Apple products are all over campus these days — iPods in the CCRB, MacBooks in the Grad and iPhones, well, everywhere. With this ever-increasing ubiquity in products beginning with “i” or “mac” comes an abundance of downloadable applications. And though the majority of these applications come from techies in Silicon Valley, a small number of them were designed and created by students here at the University.
Last year, during both the fall and winter semesters, the College of Engineering offered a class that was one of the first of its kind in the nation — EECS 498: Mobile and Web App Programming. During the term, students enrolled in the class worked to envision their own smart phone applications, and then make those visions a reality.
According to Engineering Prof. Elliot Soloway, who taught the course both semesters, the ultimate goal was to direct students to generate applications that would solve a problem or make a specific task easier.
Soloway said the ability to fulfill this intent — to create a phone application that addressed a problem — is what “separates the successful folks from the unsuccessful folks.”
While EECS 498 is not being offered this term, students from the class have continued to collaborate with one another on their phone applications.
Though not all of the applications from the class were workable, a few did end up receiving approval to be featured in the App Store.
Here’s a look at a few of the best applications designed by students in the class.
Perhaps the most successful application to come from EECS 498 was DoGood, the brainchild of recent University graduates Kunal Jham, Mayank Garg and Jason Bornhorst. According to Bornhorst, the app, modeled after the movie “Pay It Forward,” encourages users to perform random acts of kindness that then motivate others to do the same.
“It’s since been downloaded 70,000 times,” Bornhorst said. “And most interesting is that over 300,000 good deeds have been done on behalf of the application. Basically you’re encouraged to launch the app once a day and upon launching it, you’re presented with a single good deed to do that day which can be, like, ‘give someone a hug,’ or ‘buy someone a coffee.’ “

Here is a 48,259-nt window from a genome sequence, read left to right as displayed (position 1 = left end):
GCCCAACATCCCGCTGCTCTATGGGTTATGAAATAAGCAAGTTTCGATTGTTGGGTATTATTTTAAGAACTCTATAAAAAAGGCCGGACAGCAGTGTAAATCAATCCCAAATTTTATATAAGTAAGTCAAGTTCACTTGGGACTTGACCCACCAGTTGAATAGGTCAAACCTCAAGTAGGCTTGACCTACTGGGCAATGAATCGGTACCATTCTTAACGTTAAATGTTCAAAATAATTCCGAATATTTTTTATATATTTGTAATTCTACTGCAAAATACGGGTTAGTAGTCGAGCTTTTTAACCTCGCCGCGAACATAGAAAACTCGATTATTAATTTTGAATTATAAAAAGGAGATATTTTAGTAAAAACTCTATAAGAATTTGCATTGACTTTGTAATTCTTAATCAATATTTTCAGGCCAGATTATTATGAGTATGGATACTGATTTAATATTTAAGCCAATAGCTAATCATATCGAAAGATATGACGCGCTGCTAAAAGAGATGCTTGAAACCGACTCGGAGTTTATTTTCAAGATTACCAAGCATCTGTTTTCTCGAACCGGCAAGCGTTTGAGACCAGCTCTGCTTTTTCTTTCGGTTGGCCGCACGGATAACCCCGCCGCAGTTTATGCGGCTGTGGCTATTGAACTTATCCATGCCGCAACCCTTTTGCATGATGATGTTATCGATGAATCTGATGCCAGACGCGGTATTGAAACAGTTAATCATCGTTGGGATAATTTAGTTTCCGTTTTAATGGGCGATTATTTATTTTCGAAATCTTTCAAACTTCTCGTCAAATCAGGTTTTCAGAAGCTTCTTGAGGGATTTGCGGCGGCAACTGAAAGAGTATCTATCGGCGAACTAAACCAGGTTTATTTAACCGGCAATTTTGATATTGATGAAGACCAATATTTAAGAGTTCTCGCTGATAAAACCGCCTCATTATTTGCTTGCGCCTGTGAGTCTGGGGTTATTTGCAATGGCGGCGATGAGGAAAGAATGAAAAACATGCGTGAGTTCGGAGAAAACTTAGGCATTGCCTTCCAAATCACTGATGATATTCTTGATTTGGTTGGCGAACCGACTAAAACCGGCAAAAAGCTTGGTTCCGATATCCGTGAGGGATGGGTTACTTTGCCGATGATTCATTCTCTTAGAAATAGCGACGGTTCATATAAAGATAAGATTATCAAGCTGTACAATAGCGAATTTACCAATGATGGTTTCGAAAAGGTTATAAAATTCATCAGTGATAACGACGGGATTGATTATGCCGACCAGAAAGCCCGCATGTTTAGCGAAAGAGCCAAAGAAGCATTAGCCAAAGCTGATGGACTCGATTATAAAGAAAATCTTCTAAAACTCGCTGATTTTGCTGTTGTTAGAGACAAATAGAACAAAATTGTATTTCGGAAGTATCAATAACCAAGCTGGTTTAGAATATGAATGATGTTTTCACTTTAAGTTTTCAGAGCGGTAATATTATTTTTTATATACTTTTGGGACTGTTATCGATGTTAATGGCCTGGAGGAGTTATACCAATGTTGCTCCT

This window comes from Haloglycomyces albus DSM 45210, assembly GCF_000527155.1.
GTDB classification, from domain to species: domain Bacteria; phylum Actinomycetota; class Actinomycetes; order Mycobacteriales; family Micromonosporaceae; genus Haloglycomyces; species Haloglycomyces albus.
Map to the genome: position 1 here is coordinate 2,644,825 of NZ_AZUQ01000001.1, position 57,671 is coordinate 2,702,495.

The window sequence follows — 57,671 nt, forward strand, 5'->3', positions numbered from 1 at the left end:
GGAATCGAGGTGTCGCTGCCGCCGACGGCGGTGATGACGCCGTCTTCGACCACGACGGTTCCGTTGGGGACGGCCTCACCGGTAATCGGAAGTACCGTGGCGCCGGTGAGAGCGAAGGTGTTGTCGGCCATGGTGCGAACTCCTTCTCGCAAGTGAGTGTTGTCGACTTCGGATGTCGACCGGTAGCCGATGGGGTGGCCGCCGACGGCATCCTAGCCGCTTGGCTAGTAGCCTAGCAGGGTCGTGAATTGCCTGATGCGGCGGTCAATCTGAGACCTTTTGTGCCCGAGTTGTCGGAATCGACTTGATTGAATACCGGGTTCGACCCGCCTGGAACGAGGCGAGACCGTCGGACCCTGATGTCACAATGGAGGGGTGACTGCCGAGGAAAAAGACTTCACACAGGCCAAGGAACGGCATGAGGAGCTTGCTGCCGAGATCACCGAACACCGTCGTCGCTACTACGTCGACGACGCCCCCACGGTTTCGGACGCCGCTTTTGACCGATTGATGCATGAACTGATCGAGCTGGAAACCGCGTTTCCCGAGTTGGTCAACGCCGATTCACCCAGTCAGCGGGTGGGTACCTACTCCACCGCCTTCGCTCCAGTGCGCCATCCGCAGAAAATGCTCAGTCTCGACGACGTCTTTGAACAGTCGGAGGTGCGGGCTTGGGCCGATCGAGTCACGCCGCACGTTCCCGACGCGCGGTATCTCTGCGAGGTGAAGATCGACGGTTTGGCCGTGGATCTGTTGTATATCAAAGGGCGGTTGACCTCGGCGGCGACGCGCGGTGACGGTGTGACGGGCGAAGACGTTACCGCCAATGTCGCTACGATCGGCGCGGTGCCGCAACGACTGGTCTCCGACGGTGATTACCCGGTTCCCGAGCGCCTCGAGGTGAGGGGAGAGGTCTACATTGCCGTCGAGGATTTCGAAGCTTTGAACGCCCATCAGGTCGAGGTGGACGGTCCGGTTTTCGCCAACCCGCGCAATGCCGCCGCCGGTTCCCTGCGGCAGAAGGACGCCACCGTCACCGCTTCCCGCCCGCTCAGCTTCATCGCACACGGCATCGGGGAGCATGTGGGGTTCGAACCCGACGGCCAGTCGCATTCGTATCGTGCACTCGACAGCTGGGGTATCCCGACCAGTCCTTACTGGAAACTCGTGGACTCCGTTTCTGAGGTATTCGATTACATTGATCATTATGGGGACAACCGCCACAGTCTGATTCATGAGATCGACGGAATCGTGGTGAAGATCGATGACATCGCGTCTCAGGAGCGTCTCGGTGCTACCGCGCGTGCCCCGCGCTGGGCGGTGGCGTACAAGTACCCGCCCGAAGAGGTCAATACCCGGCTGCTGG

Bornhorst said there’s a built-in counter in the DoGood application that tracks the number of good deeds each user has performed. The application has even been featured on Gadgetwise, The New York Times’ technology blog.
While most of the phone applications were devised from scratch, Podlink, created by Engineering senior Tyler Pasch, focused on improving an existing app. Pasch said his intent behind the application was to improve on the Apple Remote app.
“What Podlink allows you to do is it allows multiple people with (an iPhone or an iPod touch) to connect to another device that’s playing music and wirelessly control it either by Wi-Fi or Bluetooth,” Pasch said. “So let’s say my housemates and I are having a party. All three of us at the same time can control the music.”
Pasch has even made a small profit from his application, earning about $300 from sales of the $2.99 app.
Engineering seniors Mark Yang and Kevin Chan are still working on their application, tentatively called iWolverine. The application fills a need that the two first noticed when they came to the University. Yang and Chan said they were overwhelmed by the different strands of information available to students, and their application pools all this information into one controlled location.
When the application is finished, Yang and Chan hope the final product will be a definitive resource for University students, allowing them to read dining hall menus, connect to campus bus locator websites and look up contact information through the student directory, among other things.
Yang said they are still working with Apple to make the application available, but that they hope to have it ready by the end of the academic year.